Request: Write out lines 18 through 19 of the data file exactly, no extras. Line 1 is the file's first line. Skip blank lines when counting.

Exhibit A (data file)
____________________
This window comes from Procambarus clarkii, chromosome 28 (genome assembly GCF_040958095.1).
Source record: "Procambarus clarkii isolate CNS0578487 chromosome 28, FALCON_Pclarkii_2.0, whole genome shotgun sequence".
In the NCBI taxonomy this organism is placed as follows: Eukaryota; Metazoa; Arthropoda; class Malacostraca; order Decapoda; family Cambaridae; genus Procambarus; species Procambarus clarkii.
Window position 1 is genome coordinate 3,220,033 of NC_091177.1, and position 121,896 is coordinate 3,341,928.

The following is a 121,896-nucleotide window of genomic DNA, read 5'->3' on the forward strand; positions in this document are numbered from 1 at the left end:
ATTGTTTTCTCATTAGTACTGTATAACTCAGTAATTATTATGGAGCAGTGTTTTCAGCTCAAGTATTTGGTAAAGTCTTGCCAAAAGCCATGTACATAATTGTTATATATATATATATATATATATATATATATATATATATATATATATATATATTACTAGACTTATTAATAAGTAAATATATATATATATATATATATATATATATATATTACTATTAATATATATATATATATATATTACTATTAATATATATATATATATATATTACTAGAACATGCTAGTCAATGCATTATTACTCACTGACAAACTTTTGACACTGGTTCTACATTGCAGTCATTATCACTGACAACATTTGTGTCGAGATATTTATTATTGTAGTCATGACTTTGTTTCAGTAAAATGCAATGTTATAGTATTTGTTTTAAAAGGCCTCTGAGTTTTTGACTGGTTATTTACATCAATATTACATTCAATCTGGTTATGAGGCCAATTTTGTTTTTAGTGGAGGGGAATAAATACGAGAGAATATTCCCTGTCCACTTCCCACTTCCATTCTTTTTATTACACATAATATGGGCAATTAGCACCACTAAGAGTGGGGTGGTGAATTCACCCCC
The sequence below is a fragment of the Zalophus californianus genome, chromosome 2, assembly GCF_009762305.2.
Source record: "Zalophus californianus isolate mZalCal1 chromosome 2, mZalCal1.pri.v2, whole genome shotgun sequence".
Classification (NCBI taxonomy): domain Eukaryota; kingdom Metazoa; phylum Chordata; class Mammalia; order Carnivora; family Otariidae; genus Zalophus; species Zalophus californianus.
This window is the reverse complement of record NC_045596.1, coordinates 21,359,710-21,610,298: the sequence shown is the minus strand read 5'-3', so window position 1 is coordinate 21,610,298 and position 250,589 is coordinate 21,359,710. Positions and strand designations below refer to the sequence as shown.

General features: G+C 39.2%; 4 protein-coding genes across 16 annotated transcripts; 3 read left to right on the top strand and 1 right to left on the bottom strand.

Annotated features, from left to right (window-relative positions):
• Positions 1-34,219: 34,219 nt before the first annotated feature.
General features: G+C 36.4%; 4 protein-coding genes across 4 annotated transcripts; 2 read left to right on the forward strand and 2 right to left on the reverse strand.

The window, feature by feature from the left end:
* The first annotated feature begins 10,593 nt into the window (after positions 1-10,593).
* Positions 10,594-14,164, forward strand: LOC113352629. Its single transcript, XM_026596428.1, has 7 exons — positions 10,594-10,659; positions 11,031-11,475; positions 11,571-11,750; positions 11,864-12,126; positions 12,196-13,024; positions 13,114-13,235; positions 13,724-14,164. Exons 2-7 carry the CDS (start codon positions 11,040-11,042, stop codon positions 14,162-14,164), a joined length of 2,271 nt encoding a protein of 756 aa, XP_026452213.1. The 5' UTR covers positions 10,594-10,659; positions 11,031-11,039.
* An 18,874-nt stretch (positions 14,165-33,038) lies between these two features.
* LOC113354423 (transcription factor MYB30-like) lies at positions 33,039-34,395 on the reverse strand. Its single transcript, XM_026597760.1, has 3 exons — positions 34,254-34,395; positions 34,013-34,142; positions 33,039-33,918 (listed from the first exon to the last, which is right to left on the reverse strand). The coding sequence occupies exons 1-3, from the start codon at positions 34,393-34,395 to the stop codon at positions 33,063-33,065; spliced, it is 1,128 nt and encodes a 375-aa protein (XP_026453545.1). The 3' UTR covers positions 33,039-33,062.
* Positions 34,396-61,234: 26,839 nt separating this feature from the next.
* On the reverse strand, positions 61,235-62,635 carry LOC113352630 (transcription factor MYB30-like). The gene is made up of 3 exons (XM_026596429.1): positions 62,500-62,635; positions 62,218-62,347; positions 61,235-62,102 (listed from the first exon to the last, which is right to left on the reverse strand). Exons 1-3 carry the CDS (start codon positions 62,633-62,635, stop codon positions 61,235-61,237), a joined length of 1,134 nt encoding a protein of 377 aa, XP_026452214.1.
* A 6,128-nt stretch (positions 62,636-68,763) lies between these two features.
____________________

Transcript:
* An 18,874-nt stretch (positions 14,165-33,038) lies between these two features.
* LOC113354423 (transcription factor MYB30-like) lies at positions 33,039-34,395 on the reverse strand. Its single transcript, XM_026597760.1, has 3 exons — positions 34,254-34,395; positions 34,013-34,142; positions 33,039-33,918 (listed from the first exon to the last, which is right to left on the reverse strand). The coding sequence occupies exons 1-3, from the start codon at positions 34,393-34,395 to the stop codon at positions 33,063-33,065; spliced, it is 1,128 nt and encodes a 375-aa protein (XP_026453545.1). The 3' UTR covers positions 33,039-33,062.